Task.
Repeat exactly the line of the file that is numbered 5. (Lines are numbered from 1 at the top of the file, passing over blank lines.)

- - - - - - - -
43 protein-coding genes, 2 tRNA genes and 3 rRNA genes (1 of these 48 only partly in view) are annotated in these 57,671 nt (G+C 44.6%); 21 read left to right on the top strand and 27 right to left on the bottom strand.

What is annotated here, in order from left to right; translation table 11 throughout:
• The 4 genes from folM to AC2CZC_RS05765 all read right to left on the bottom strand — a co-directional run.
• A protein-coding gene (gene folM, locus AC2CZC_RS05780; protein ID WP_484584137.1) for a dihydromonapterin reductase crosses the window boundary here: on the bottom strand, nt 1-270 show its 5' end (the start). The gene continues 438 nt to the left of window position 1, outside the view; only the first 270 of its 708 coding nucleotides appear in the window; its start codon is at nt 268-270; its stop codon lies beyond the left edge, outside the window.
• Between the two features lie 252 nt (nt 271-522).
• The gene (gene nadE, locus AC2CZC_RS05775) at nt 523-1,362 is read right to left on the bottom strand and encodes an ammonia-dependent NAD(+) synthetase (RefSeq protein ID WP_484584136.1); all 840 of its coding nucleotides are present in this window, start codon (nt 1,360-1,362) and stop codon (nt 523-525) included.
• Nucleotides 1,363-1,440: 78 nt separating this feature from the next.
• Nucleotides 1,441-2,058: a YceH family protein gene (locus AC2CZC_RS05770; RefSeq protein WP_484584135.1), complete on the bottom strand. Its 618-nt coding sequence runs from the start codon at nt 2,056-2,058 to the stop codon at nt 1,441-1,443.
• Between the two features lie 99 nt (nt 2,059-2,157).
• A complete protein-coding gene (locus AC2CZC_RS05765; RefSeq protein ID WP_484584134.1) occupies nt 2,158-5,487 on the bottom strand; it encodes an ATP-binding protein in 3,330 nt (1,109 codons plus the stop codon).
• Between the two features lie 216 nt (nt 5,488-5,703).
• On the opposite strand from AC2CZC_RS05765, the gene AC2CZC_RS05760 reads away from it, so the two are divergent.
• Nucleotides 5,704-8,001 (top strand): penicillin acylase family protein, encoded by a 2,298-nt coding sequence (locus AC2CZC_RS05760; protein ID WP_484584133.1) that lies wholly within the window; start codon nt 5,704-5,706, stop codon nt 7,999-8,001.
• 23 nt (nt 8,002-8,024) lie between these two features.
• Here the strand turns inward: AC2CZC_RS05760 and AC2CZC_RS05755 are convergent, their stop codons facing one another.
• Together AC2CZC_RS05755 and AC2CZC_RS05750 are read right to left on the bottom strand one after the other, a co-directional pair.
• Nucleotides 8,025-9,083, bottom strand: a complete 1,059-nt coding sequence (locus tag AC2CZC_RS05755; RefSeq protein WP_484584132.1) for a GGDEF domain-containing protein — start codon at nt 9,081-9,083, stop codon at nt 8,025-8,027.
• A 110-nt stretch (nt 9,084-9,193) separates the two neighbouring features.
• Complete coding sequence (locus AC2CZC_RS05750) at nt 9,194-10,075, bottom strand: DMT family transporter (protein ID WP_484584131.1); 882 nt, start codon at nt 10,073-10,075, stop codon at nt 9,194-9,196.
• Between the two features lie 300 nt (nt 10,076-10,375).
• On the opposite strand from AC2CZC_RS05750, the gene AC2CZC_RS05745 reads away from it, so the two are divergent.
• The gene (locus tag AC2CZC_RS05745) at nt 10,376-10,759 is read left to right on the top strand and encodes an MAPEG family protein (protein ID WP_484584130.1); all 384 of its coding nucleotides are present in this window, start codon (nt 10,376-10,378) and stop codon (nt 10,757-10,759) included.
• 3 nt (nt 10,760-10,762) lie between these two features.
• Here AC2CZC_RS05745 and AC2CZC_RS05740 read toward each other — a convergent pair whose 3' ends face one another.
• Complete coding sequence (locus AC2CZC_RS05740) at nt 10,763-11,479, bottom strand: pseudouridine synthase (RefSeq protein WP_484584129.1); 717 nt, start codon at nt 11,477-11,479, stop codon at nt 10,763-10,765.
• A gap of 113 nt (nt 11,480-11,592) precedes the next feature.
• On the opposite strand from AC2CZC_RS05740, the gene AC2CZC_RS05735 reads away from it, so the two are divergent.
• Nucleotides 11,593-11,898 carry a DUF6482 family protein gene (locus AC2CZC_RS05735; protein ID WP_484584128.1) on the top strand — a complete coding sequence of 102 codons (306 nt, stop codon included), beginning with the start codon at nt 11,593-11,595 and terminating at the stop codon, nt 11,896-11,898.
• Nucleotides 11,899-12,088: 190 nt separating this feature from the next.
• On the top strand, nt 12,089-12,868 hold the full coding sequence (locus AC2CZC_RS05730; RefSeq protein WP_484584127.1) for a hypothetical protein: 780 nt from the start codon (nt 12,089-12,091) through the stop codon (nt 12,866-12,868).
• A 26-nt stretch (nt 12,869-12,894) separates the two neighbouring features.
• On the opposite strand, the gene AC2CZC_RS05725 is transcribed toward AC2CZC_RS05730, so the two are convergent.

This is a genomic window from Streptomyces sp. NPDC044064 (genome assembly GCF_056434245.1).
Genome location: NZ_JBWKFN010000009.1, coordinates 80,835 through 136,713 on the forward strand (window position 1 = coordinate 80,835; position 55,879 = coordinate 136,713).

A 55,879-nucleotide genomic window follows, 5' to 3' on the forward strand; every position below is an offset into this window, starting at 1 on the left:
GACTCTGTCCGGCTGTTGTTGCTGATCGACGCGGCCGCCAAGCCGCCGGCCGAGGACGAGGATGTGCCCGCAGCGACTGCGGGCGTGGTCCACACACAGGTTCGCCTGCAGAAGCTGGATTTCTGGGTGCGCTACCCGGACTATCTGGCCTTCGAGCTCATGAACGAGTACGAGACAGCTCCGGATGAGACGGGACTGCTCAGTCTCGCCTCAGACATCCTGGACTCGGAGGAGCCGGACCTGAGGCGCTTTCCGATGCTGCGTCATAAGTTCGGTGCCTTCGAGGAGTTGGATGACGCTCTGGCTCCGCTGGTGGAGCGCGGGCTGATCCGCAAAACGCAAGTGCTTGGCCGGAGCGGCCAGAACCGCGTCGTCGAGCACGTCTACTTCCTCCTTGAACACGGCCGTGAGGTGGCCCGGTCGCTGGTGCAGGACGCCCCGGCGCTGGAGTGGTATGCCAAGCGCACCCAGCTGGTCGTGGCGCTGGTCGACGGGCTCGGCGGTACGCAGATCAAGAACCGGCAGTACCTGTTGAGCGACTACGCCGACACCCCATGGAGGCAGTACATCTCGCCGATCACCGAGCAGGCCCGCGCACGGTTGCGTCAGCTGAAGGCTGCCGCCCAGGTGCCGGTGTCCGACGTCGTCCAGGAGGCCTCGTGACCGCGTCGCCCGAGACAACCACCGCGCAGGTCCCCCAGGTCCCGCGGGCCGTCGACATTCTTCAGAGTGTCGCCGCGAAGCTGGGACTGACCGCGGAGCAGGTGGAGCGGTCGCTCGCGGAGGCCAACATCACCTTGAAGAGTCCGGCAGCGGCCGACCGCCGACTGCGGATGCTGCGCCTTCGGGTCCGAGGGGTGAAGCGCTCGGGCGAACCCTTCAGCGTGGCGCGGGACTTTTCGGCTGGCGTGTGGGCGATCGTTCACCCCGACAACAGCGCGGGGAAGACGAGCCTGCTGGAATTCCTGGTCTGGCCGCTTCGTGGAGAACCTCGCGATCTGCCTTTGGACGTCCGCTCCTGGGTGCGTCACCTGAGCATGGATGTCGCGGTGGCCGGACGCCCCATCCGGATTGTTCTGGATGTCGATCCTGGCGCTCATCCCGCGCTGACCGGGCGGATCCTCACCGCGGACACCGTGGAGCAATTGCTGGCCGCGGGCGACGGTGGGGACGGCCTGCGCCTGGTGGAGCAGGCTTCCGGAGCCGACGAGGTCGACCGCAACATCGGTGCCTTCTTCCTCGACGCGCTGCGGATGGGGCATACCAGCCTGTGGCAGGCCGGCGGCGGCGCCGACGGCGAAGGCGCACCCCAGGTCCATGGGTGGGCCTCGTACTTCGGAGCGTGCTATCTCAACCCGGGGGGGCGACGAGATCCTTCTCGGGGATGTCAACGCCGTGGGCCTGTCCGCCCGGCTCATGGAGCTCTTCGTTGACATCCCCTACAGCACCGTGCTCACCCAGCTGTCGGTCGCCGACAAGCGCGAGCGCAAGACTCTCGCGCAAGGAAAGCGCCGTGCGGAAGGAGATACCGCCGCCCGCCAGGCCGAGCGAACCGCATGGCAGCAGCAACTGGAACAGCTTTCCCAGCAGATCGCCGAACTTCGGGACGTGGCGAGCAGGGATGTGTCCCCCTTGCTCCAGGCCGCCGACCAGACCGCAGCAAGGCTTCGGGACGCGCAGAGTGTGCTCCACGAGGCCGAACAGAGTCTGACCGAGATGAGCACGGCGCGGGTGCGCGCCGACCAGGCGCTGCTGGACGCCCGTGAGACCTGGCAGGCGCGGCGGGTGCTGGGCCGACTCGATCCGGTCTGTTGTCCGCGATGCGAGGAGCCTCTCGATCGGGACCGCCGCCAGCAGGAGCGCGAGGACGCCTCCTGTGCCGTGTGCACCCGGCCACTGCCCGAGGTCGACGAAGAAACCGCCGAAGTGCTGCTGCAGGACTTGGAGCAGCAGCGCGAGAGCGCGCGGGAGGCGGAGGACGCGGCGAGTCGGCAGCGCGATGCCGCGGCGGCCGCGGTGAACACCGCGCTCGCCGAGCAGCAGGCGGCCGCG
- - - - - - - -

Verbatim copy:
• Between the two features lie 252 nt (nt 271-522).